Best known for their thick, velvety fur, chinchillas are about 12 inches long and weigh an average of one pound. They come in a range of colors, from light grey to brown to white.

In the wild, chinchillas are mostly nocturnal. Like gophers, they prefer to spend their day in dens. They mostly eat grasses, plants, and seeds but sometimes supplement their diet with small insects as well.

Instead of digging large burrows, chinchillas den in naturally occurring rock crevices. They are popular pets and can live up to 20 years.

Gundis

This is a close look at a small brown gundis on a rock.

Gundis are also called Comb Rats because of the dense bristles on their hind feet. They are native to the northern parts of Africa in desert habitats.

They are opportunist den makers, taking advantage of natural rock outcroppings and cliffs. Adults are around six inches long and covered in thick fur.

Gundies and gophers are classified in the same taxonomic order and both eat green vegetation. However, gundis do not drink water. They get all of the moisture they need through the plants they consume

They live in large groups of up to 100 other animals. Instead of aggressively defending themselves as gophers do, gundis play dead.

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Hutias

An adult hutias sitting on a tree branch.

Hutias are medium-sized rodents native to the Caribbean Islands. They weigh around six pounds and measure one foot long. Some species are as heavy as 16 pounds.

They are sometimes called Banana Rats because of the shape of their droppings. In Cuba, they are considered a food source and eaten by locals. Their closest relative is the Nutria.

Hutias have the same type of long, hairless tails as gophers. An important difference is that hutia’s tails are prehensile. Their diet consists of plant roots and tubers, although one type is known to eat small animals.

Although they have large claws, they do not burrow like gophers. Hutias are terrestrial but spend most of their time in trees. They nest in the limbs, hollow trunks, and roots of trees or in rock crevices.

Pacaranas

A close look at a pacaranas at a habitat in the zoo.

The Tupi natives of South America call pacaranas “false paca” because they look very similar to pacas. However, they are not in the same taxonomical family. Belonging to the monotypic taxon family Dinomyidae, they are the only living species in this group.

Their habitat range is from the western Amazon Basin to Venezuela, Columbia, and Bolivia. They prefer grasslands and tropical forests with plenty of vegetation for foraging.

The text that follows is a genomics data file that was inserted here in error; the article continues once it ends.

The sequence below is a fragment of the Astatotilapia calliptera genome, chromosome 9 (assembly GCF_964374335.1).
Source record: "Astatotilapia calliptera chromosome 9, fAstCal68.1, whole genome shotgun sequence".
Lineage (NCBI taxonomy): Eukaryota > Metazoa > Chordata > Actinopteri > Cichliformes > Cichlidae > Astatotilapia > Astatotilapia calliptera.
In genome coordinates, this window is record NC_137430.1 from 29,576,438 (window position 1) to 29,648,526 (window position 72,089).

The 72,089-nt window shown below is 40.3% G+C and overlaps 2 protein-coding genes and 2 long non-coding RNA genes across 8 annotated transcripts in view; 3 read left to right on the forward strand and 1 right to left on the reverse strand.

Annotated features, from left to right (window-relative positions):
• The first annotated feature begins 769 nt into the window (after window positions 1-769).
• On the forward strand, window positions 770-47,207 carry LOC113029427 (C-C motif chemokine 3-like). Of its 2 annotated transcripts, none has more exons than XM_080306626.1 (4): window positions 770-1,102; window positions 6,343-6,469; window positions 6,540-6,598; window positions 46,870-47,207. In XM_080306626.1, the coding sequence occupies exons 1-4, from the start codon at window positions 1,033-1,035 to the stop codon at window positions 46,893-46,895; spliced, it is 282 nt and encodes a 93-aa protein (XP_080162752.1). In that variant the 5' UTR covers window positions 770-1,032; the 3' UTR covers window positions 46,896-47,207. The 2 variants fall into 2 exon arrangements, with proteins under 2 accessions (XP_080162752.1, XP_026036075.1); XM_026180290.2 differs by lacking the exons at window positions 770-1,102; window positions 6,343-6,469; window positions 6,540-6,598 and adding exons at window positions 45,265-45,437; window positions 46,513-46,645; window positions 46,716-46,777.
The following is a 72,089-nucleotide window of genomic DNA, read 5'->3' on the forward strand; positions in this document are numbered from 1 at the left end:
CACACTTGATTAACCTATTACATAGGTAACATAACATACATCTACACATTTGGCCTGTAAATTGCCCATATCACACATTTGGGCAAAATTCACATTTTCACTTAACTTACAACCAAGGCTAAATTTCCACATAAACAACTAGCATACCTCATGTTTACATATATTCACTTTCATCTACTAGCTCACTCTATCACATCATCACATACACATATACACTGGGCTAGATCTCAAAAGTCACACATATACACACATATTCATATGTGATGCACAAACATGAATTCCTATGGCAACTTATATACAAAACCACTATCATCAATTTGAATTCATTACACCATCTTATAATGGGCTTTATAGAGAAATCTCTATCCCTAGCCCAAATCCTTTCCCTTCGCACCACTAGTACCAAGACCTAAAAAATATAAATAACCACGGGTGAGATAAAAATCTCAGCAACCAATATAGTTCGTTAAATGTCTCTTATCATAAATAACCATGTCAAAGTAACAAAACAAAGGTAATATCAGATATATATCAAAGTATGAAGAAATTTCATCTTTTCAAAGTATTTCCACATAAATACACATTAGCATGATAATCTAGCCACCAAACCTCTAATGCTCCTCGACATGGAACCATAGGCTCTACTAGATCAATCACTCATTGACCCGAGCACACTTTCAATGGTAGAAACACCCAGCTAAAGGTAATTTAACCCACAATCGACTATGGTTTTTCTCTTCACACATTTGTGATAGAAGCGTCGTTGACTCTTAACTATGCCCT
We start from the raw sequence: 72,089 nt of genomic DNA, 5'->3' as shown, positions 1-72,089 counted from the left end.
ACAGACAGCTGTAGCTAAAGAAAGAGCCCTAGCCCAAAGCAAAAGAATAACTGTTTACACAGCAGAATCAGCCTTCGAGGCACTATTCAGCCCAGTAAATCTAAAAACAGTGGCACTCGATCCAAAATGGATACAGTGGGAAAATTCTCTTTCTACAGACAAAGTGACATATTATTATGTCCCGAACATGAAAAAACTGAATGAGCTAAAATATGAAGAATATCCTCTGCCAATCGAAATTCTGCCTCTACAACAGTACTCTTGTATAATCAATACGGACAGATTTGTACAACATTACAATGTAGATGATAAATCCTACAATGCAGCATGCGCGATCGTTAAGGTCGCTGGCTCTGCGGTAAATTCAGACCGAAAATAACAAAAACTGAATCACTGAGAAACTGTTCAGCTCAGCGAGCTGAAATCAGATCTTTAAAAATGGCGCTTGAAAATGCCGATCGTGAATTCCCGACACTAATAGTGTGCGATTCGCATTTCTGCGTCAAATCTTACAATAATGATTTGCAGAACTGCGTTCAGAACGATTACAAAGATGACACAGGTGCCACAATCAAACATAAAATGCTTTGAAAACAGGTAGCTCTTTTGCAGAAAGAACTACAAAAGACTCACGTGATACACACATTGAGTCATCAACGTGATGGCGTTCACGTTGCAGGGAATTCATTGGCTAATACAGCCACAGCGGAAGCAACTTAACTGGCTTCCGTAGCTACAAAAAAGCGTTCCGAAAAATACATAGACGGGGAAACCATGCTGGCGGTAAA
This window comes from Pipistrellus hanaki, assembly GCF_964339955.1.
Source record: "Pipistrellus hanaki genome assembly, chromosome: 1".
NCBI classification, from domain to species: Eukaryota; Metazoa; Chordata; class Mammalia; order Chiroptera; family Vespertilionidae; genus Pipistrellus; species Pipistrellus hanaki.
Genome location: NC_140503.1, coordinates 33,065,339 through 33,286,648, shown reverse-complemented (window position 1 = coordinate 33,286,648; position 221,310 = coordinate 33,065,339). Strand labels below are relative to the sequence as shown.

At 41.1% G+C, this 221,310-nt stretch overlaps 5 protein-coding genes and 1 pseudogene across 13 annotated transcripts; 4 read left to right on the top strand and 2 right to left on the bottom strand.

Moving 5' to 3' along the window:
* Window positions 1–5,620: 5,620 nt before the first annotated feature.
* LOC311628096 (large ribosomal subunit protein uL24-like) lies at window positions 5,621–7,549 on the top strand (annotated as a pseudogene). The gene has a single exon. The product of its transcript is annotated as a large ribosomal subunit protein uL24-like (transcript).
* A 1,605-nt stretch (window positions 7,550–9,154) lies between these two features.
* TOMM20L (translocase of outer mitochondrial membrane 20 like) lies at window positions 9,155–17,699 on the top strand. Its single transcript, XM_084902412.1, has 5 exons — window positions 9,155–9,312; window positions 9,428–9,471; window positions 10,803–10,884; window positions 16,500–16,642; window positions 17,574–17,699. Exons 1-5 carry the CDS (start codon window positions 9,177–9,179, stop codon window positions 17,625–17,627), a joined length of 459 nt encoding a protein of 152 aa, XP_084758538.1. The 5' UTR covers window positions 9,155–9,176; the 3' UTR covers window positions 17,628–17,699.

Like gophers, they sit on their hind legs and hold food in their front paws while eating. They also verbally communicate the same way gophers do- using high pitch noises and teeth grinding.

Instead of being subterranean burrowers, pacaranas dig dens at the base of trees and rocks. They live in groups of four or five and are slow-moving, sedentary animals.

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Voles

A small brown adult vole eating a nut.

In the United States, vols are commonly referred to as field mice. They are very small, measuring between three and nine inches. There are 155 species of voles throughout the world.

Voles have very short lifespans, usually no more than three to six months. They reach sexual maturity within a month of birth. They can adapt to live almost anywhere.

Voles and gophers both dig tunnels for food storage and nesting. They share a reputation for being garden pests. Because they also eat the same things, people often confuse the two.

A key difference between them is that vols look like hamsters. They make much smaller tunnels, with burrow entrances only being about an inch wide.

Coypus

An adult coypus walking out of water.

Copypus are native to South America. Thanks to the thriving 1940s fur trade, they are now found on almost every continent except for Antarctica and Africa. They are semi-aquatic rodents and live along waterways.

Due to their affinity for water, they are sometimes called “River Rats.” Except for the tail, they physically resemble beavers. They are voracious eaters, consuming nearly 25 percent of their body weight in plants.

Like the gopher, they burrow. Their tunnels can be complex and nearly 15 feet long. They are also nocturnal and spend their days tucked away in dens.

Because they live in and around water, coypus have physical adaptations that gophers don’t possess. Special webbing between their toes helps them swim. They also have skin flaps over their eyes and nose that allows them to stay submerged for up to ten minutes at a time.